This illustrates the importance of consistently retuning the model, and, sometimes, forming new questions or hypotheses to plug back into an open-ended exploration. For example, a system that filters incoming emails for spam can quickly become outdated as spammers change tactics or use new technologies. A closed-loop system like this often needs to be revamped entirely to reflect changes in smaller behavior.
The Analytical Last Mile
Making decisions is one of the most challenging parts of doing business. In IT, employees are very comfortable delivering reports or assembling dashboards. But deciding on an action plan based upon that information isn’t easy, and lots of insights but few decisions introduces a lag time that in turn erodes business value.
The analytical last mile represents the time and effort required to use analytics insights to actually improve the state of a businesses. You might have invested heavily in big data technologies and produced all kinds of dashboards and reports, but this adds up to very little if interesting observations aren’t converted into action.
The value of analytics and a data-driven culture is only realized when the analytical last mile is covered quickly and efficiently. The inability to do this often results in lost business efficiency and unrealized business value.
More often than not, human latency is to blame. It’s defined as the time it takes employees to collect the required information, perform analysis, and disseminate the resulting insight to decision makers, and, then, the time it takes decision makers to collaborate and decide on a course of action.
Covering the analytical last mile efficiently requires an investment in and emphasis on setting up streamlined data collection, analysis and decision-making processes.
A “Data First” Strategy
When you define, design, and introduce a new product or service, data generation, collection and analysis, and product optimization might be the last thing you’re thinking of. It should be the first.
A “data first” strategy ensures that the right kind of technology is in place to deliver insights that can improve the end user experience. Thinking through what kinds of user data might be collected ensures that the enterprise isn’t caught off guard when the new product or service begins to gain momentum.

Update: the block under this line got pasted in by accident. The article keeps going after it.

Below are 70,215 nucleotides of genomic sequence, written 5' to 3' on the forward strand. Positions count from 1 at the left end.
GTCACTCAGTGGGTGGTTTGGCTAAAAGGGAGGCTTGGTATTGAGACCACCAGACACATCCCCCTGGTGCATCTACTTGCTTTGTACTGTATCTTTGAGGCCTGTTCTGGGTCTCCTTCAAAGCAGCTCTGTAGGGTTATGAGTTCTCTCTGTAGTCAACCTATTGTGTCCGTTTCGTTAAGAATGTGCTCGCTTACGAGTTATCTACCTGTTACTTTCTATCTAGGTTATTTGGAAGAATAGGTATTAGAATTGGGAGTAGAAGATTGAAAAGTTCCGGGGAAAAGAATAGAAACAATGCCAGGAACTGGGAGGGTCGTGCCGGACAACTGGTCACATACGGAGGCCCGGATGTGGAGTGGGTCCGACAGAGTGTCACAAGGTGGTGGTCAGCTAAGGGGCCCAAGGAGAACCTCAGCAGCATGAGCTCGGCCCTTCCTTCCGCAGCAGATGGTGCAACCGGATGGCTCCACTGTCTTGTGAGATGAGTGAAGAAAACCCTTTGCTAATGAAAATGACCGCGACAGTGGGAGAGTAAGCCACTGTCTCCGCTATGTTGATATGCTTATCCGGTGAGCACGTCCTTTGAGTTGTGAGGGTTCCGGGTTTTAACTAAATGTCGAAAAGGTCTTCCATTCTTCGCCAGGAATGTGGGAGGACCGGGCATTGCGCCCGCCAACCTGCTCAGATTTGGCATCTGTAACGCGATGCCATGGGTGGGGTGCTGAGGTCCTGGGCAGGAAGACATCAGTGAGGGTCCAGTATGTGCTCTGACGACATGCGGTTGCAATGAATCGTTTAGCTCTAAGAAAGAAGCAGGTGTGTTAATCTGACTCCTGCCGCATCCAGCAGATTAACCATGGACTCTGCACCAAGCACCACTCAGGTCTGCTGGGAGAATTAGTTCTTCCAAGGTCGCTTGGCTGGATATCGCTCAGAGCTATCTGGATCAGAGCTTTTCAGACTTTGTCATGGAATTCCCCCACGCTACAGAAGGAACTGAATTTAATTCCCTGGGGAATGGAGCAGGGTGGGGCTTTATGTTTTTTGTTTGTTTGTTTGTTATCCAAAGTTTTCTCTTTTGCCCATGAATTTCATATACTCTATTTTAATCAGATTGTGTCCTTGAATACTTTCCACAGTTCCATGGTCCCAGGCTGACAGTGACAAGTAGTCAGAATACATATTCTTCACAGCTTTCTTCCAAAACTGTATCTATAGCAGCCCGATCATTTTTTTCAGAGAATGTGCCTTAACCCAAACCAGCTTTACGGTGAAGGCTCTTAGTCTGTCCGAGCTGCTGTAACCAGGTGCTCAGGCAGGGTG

Some of the data you should think about gathering includes:
- Data generated by user actions and interactions, such monetary transactions, information requests, and navigation
- Data that defines the profile attributes of the user, including information available from the user, the enterprise, or enterprise partners
- Contextual data about the user’s social network activity triggered by the product or service, the user’s location in relation to use of the product or service, or the channels through which the product or service is being used or accessed
Instead of losing critical time scrambling to set up methodologies to gather this data, you’ll be prepared to do some fine-tuning to the product to boost the end user’s experience.
A lot of skills and capabilities are required to take a data-driven effort to optimize the user experience and turn that into an actual, tangible improvement in your customer’s experience and, ultimately, boost the enterprise’s bottom line.
Many of these skills are not traditionally part of a business’ core competencies, so partnerships are a great way to bring in outside expertise to help polish the customer experience. Some areas where enterprises look to partners for help include: the ability to reach customers with content, offers, deals, and ads across multiple channels, devices or platforms; the ability to access user transaction history across multiple services and products; and the capability to know users’ locations at any point in time.
There’s a reason that big data analysis has become such a catchphrase. It’s an amazingly powerful tool that can improve user experiences and boost the bottom line.
But it’s critical that business stakeholders have an awareness of the process, think about the right strategic considerations, and realize the importance of moving quickly and decisively once insights are delivered. Otherwise, it’s all too easy for a business to get mired in data science, instead of transforming a valuable insight into an even more valuable action.